Today is the first day for same-sex weddings in Washington, D.C. Couples were able to apply for licenses last week, but due to a mandatory waiting period, the licenses couldn’t be issued until today. Beginning at 9 a.m. Dallas time, the Human Rights Campaign is live-streaming some of the first same-sex wedding ceremonies in the nation’s capital. Watch by going here.online консультант на сайтоптимизация сайтов под ключевые запросы

—  John Wright

How to get married in D.C.

Now that the nation’s capital is legally recognizing same-sex marriages, are you thinking about heading to D.C. to tie the knot? Well if so, check out this information at About.com on “How to marry in D.C. for gay and lesbian couples.”

It includes such important info as how much a marriage license costs in Washington, D.C. ($35), how long you have to wait after getting a license to actually get married (three business days), whether you need a blood test (no), and more.online mobilesгугл контекстная реклама

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BREAKING: Gay marriage to take effect in nation's capital after court refuses to intervene

Same-sex marriage will take effect in Washington, D.C., tomorrow, after the U.S. Supreme Court turned down requests from opponents to stop the law, the Associated Press is reporting. While same-sex couples can begin applying for licenses on Wednesday, they’ll have to wait three business days to exchange vows. The Washington Post reports that the city’s marriage bureau is preparing for a flood of applications from same-sex couples.angry racer game onlinepr программа пример

—  John Wright

What does marriage equality cost?

Finance reports were released. Supporters of same-sex marriage outspent anti-gay bigots in Maine, according to the Nashua Telegraph in neighboring New Hampshire.

The pro-marriage side wasted $5.8 million trying to achieve equality. The anti-marriage side spent only $3.8 million to preserve discrimination against gays and lesbians.

In New Hampshire, marriage equality, which was signed into law last summer, goes into effect on Jan. 1.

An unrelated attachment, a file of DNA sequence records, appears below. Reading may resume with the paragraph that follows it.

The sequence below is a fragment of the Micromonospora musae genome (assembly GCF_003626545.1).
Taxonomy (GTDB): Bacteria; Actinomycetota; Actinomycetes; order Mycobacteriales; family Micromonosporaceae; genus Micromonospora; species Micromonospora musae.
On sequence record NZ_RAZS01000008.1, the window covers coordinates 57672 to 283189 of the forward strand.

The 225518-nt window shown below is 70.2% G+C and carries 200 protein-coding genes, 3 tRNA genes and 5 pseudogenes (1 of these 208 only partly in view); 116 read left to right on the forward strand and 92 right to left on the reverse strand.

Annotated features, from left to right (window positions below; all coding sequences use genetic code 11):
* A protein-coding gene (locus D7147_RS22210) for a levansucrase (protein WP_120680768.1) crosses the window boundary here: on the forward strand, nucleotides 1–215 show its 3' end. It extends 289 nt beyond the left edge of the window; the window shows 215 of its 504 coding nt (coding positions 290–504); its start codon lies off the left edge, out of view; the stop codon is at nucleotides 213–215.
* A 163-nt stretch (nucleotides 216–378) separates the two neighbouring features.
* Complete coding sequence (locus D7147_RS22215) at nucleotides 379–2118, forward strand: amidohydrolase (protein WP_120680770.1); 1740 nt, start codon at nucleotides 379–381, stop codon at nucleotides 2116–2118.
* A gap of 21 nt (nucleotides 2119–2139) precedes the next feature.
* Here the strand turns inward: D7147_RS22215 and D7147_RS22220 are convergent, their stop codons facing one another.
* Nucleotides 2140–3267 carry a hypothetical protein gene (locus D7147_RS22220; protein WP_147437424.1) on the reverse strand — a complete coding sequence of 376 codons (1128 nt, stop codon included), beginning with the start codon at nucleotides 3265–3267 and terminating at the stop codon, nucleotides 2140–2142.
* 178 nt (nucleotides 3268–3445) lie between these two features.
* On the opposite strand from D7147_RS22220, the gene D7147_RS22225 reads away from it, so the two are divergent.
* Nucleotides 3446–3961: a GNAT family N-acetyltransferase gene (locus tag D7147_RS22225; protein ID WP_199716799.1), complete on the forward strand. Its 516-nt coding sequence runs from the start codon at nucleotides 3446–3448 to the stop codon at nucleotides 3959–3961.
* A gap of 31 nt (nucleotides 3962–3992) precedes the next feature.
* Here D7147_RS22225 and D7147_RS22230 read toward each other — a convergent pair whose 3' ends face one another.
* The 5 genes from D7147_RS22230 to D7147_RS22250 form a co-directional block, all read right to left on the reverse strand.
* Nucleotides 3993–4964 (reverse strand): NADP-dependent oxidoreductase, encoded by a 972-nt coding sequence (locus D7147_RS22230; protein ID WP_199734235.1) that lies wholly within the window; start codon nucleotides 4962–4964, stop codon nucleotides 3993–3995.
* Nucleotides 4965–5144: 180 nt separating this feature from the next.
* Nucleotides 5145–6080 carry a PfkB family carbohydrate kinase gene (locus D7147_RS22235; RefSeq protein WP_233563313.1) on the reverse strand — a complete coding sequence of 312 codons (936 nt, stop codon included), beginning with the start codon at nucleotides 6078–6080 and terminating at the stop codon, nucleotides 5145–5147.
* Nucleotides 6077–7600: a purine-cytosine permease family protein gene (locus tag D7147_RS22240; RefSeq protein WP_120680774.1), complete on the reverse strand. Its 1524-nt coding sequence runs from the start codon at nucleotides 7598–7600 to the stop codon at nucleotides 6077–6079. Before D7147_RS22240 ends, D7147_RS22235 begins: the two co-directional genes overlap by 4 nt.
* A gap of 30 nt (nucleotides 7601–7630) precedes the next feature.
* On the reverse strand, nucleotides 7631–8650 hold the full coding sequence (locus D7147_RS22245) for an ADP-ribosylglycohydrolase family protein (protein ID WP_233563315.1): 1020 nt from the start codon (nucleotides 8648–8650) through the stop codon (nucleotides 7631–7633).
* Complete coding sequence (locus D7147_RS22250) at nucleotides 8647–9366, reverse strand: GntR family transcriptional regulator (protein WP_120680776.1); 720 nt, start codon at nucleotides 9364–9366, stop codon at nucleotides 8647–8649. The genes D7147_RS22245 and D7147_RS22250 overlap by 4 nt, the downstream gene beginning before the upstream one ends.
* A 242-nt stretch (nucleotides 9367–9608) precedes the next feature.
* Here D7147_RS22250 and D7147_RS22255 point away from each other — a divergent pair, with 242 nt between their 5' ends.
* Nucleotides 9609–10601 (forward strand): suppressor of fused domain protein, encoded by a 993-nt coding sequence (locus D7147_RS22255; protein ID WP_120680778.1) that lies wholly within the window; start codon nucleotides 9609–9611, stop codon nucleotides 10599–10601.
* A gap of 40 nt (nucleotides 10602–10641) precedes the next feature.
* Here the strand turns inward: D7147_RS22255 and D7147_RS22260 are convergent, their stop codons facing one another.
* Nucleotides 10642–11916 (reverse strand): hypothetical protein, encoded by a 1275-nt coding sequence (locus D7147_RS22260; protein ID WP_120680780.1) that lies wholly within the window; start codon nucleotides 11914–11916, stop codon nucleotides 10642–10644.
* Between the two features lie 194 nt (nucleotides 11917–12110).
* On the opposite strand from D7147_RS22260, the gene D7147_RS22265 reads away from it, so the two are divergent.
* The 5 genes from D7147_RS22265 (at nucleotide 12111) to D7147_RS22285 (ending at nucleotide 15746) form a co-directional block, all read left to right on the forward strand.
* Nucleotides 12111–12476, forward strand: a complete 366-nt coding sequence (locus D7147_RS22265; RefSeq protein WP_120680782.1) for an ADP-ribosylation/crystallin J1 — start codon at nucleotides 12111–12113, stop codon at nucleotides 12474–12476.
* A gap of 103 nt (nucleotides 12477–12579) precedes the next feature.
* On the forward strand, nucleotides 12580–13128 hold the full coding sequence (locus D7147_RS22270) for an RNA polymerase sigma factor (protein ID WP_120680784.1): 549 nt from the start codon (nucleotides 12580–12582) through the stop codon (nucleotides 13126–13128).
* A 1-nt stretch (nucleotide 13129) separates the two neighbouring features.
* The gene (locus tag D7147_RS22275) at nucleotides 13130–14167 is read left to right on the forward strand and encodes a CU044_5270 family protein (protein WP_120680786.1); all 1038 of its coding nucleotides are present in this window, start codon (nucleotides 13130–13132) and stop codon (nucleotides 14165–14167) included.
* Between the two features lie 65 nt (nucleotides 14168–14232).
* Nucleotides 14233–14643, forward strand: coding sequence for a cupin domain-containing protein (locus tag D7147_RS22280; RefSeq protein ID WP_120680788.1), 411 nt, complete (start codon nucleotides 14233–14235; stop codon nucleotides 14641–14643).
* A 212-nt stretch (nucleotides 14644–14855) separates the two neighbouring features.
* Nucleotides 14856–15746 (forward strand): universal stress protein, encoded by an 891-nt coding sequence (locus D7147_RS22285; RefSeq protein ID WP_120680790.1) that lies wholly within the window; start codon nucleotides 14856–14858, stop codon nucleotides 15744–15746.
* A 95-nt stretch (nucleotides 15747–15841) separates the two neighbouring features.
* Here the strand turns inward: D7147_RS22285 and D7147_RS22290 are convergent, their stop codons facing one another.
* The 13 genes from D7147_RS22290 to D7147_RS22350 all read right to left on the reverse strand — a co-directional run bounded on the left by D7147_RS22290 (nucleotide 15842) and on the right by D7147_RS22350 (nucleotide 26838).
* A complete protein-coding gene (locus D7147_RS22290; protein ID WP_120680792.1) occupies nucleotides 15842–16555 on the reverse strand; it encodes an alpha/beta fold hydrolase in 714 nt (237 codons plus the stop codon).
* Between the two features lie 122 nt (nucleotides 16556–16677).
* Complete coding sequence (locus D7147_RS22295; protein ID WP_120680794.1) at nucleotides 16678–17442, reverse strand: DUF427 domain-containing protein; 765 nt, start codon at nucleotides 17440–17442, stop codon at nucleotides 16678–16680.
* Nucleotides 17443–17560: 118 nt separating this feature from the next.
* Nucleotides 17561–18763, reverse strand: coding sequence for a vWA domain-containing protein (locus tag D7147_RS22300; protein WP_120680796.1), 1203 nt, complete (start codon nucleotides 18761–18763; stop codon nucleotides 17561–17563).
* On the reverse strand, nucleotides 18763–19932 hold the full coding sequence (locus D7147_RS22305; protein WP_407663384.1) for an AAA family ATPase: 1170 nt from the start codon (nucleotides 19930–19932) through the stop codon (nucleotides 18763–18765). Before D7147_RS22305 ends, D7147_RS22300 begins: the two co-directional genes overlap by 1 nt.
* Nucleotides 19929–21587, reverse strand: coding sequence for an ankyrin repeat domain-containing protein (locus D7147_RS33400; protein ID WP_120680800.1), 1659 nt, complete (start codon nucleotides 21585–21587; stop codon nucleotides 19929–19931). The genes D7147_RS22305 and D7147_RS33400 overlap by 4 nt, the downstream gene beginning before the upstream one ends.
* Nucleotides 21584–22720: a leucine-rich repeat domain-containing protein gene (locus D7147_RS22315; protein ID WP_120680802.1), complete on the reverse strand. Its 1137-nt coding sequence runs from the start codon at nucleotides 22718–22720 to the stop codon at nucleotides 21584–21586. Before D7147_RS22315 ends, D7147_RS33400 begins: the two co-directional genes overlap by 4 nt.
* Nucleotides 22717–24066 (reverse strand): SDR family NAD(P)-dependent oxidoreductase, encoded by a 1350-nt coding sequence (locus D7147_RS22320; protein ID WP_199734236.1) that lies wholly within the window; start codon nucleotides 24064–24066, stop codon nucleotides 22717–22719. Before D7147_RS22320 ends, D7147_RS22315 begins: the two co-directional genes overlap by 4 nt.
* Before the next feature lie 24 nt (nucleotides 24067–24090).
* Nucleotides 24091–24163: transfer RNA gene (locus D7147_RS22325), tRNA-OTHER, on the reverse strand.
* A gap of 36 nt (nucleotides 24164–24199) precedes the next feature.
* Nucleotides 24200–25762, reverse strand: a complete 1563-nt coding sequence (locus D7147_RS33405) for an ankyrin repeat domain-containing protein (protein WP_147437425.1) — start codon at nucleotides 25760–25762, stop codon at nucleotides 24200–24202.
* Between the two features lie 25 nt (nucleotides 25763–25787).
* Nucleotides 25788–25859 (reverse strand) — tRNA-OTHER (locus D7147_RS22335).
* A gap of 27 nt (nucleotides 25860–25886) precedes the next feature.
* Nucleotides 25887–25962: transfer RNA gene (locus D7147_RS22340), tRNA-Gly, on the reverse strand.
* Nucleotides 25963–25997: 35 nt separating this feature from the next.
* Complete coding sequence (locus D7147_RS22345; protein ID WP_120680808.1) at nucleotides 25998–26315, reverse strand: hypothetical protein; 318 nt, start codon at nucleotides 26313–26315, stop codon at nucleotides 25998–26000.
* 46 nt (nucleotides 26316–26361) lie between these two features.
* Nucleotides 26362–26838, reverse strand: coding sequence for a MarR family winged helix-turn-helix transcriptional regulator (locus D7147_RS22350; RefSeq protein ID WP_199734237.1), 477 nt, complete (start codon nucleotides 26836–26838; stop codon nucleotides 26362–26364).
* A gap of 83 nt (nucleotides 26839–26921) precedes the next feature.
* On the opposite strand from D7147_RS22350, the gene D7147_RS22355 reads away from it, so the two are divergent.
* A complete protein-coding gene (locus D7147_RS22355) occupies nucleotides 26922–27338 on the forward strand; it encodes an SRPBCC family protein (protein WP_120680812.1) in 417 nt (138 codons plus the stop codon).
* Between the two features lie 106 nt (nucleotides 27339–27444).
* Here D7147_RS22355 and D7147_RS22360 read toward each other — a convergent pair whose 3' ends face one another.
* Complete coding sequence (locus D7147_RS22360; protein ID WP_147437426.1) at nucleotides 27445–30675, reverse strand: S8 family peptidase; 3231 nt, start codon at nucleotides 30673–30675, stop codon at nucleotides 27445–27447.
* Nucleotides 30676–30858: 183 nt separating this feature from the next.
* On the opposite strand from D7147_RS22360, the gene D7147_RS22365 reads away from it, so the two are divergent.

In Washington, D.C., marriage equality was voted into law by an 11-2 majority by the city council.

Note: No one reading this can accuse me of being the biased, liberal media.siteэффективный интернет маркетинг аксессуаров

—  David Taffet

D.C. marriage vote today

The Washington, D.C. Council will vote today for the second time on a measure to legally recognize same-sex marriage there. The bill, introduced by openly gay Councilman David Catania,  passed easily on the first vote earlier this month, and is expected to pass easily again today.

Mayor Adrian Fenty is expected to sign the bill quickly, and it then goes to Congress for a 30-day review period.And then, unless someone in Congress manages to derail it, it becomes law.

The vote is expected to happen between 11 a.m. and noon, EST, which means it could happen any minute now.

Watch Instant Tea for updates.компании по продвижению сайтовпродвижение сайта в сша

—  admin

D.C. Council OKs same-sex marriage

The Washington, D.C., council has approved, by a vote of 11-2, a bill that would legalize same-sex marriage in the district, D.C. Agenda reports here. The bill still requires a second vote by the council later this year, and Mayor Adrian Fenty has pledged to sign it. The bill also faces a required review by Congress, where its fate is somewhat unclear. In any case, today’s vote is an important and much-needed victory for marriage equality in the wake of a devastating defeat in Maine a month ago.контент для сайта скачать бесплатнооптимизация веб сайта web

—  John Wright

Updates from Maine and Washington

According to the Washington Secretary of State Web site, the vote there on approving the “everything but marriage” domestic partnership law stands at 51.13 percent in favor, and 48.87 percent against. The Web site does not say what percentage of votes have been counted.

In Maine, according to the Bangor Daily News, the votes to repeal the same-sex marriage law stands at 52.34 percent in favor of repeal and 47.66 percent against repeal, with 78 percent of the precincts having reported. Note that the 78 percent figure reflects precincts reporting, not actual votes cast. Amond the 22 percent of precincts yet to be tallied are several large urban precincts with large numbers of votes, including several precincts in Portland and the surrounding suburbs.google adwords оплатараскрутка интернет магазин туристический

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Maine, Houston update

Okay. At 9:23 p.m. our time, The Bangor Daily News site is not responding. Probably overloaded. But the Web site for WMTW Channel 8 (ABC) in Portland, Maine, says that with 24 percent of the vote counted, the vote on gay marriage is a dead heat at 50 percent each.

And Harris County’s elections site says that Annise Parker has 30.06 percent of the vote, with 39.24 percent of the vote counted. Gene Locke is next with 26.09 percent.

Results from Washington state where they are voting on possible repealing the state’s “everything but marriage” domestic partnership law will be posted at the state elections site at 10 p.m. our time.он лайн консультанткомплексная оптимизация раскру тка сайта

—  admin